In last week’s post we considered the words tedium, tedious, lackluster, feckless, snooze, & soporific. This week, as northern hemisphere teachers & students approach or reach that final tedious week of the school year, we will continue in that vein.
Dawdle probably came to English in the 1650s in reference to a bird perceived as silly and foolish, the daw. Then again, dawdle may simply be a variant of daddle, to walk unsteadily. No matter its origins, many folks embrace dawdling during this time of the school year.
In 1794 the word otiose entered the English language. It came from the Latin word otiosus, meaning unoccupied, not busy, or having leisure. It appears to have no relationship at all to the word odious, also of Latin origin, but meaning offensive, unpleasant & hateful.
The phrase to twiddle one’s thumbs first appeared in English in 1846, though its precursor, twiddle, meaning to trifle, showed up as early as the 1540s. Twiddle’s origin is unknown.
In modern usage, dreary means dull, boring, or causing sadness or gloom, & though its original meaning may have been cause for sadness, it was far more dramatic. Dreary comes from the Old English word dreorig, which meant cruel, gory or bloodstained. Its first English usage occurred in Paradise Lost in 1667, & meant dripping blood. I’m guessing that students in their last class of the year & teachers attending that final faculty meeting might be able to make the connection.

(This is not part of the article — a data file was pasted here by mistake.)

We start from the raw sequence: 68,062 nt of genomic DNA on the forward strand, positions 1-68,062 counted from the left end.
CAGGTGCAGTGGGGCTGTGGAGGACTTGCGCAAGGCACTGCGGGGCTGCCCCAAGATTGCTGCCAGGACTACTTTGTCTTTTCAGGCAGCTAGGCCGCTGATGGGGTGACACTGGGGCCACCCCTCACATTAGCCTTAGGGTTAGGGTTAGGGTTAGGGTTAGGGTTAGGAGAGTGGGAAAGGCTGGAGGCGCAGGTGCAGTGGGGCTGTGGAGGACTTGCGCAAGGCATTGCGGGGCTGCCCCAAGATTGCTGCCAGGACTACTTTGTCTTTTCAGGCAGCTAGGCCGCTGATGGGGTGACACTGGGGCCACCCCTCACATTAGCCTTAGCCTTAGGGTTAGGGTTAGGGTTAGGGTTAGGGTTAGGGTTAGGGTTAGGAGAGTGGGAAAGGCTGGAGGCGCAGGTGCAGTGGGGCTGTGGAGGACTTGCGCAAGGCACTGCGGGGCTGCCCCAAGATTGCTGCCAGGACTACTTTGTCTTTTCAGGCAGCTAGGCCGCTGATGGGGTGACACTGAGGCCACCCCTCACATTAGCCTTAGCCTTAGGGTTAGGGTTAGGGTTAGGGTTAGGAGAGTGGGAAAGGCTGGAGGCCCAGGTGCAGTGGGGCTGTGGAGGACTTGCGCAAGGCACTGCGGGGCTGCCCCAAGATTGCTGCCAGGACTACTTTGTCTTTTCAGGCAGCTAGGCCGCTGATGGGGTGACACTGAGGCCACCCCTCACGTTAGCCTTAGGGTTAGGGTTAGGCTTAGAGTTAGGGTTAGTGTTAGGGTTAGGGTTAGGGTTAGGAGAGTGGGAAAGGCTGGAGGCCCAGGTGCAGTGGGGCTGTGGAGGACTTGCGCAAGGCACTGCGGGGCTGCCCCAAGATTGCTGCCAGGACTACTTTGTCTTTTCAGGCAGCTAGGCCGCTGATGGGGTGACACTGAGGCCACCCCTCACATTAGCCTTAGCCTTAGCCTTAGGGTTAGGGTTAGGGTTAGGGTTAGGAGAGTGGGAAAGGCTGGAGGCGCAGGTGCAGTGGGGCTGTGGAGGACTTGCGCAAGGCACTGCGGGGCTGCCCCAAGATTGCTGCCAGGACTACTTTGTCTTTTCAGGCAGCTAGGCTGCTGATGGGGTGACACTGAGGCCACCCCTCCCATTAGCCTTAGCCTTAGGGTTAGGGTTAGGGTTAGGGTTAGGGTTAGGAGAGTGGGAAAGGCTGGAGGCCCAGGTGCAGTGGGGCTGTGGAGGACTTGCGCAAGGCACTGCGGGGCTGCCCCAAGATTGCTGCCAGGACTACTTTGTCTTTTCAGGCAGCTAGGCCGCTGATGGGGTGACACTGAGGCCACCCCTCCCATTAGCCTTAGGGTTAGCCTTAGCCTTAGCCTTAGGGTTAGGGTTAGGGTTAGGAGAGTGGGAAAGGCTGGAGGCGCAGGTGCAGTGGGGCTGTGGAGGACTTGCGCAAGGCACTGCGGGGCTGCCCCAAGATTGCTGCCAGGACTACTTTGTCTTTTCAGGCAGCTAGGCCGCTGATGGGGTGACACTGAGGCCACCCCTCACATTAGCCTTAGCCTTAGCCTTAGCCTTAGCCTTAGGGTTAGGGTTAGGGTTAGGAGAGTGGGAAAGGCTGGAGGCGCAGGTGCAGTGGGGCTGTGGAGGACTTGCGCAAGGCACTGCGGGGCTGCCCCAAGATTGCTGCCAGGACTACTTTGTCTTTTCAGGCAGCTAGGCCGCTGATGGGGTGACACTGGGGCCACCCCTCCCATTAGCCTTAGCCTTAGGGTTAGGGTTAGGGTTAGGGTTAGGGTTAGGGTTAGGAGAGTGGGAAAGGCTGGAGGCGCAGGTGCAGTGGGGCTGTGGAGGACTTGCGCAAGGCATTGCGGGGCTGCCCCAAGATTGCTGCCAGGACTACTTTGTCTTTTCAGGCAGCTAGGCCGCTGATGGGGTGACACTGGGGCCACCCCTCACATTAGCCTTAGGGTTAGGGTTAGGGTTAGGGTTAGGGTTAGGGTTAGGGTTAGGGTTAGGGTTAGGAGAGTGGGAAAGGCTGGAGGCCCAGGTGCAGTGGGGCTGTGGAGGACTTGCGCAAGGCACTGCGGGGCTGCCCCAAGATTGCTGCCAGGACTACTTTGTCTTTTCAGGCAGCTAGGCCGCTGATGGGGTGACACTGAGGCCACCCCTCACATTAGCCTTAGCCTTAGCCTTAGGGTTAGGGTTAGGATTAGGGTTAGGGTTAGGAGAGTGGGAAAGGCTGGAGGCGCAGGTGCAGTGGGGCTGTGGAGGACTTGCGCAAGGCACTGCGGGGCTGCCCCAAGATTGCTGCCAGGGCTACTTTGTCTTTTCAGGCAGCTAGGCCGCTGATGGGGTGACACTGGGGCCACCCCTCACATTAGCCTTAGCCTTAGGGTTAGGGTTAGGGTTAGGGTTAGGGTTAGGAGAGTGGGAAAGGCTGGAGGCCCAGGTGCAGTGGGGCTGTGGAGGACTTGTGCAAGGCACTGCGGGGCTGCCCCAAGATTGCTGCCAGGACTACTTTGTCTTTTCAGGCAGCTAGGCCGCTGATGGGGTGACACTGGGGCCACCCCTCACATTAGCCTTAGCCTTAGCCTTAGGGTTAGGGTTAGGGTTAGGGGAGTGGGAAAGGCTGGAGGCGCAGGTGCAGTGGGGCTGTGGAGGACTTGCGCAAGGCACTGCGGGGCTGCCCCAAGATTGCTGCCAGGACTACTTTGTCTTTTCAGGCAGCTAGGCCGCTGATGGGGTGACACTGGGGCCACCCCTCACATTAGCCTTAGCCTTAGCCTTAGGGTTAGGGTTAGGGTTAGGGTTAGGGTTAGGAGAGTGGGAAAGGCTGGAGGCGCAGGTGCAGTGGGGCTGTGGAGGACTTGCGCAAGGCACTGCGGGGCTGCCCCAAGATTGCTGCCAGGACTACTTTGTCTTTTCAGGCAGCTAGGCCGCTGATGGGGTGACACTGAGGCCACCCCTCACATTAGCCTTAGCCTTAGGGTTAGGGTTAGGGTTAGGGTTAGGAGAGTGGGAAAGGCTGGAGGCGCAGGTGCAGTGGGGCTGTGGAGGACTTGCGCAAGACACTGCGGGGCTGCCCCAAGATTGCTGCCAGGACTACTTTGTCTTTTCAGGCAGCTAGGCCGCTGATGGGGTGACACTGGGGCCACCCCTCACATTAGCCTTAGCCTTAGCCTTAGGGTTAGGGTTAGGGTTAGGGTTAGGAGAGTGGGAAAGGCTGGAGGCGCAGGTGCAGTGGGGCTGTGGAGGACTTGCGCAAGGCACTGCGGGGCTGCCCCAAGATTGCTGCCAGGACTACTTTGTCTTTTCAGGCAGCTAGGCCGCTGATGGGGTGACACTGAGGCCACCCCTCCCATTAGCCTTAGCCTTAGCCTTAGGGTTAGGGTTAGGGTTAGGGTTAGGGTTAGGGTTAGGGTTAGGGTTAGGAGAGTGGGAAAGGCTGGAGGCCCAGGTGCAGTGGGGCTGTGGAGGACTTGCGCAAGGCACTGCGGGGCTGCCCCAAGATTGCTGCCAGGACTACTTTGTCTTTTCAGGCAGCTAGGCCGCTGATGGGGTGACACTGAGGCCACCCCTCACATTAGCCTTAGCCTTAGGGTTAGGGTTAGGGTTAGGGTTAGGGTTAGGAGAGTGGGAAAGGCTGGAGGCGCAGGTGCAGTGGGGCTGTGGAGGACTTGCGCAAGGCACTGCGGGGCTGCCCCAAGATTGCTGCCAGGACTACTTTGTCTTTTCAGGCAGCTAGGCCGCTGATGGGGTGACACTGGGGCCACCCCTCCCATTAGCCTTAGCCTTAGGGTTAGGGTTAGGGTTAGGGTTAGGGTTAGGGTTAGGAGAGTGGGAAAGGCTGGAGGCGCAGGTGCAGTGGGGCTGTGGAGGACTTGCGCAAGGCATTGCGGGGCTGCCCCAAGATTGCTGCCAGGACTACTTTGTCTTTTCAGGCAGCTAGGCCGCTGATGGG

Back in 1897 the word slacker entered the language, meaning one who shirks work. It appears to be related to the Old English word sleacornes, which meant laziness. Though the word was re-popularized in the 1990s, slackers have been around forever & for nearly 120 years we have had the word slacker to identify them.
Slackers, otiosity, dreariness, dawdling & thumb-twiddling might all inspire a feeling of world-weariness, melancholy, or pessimism. And, what a surprise, we have a word for that, too. The word weltschmerz arrived in English in 1863 from German, meaning world-pain or world-woe.
So, good readers, when faced with slackers and thumb-twiddlers, or when finding yourself among them, how do you avoid a raging case of weltschmerz?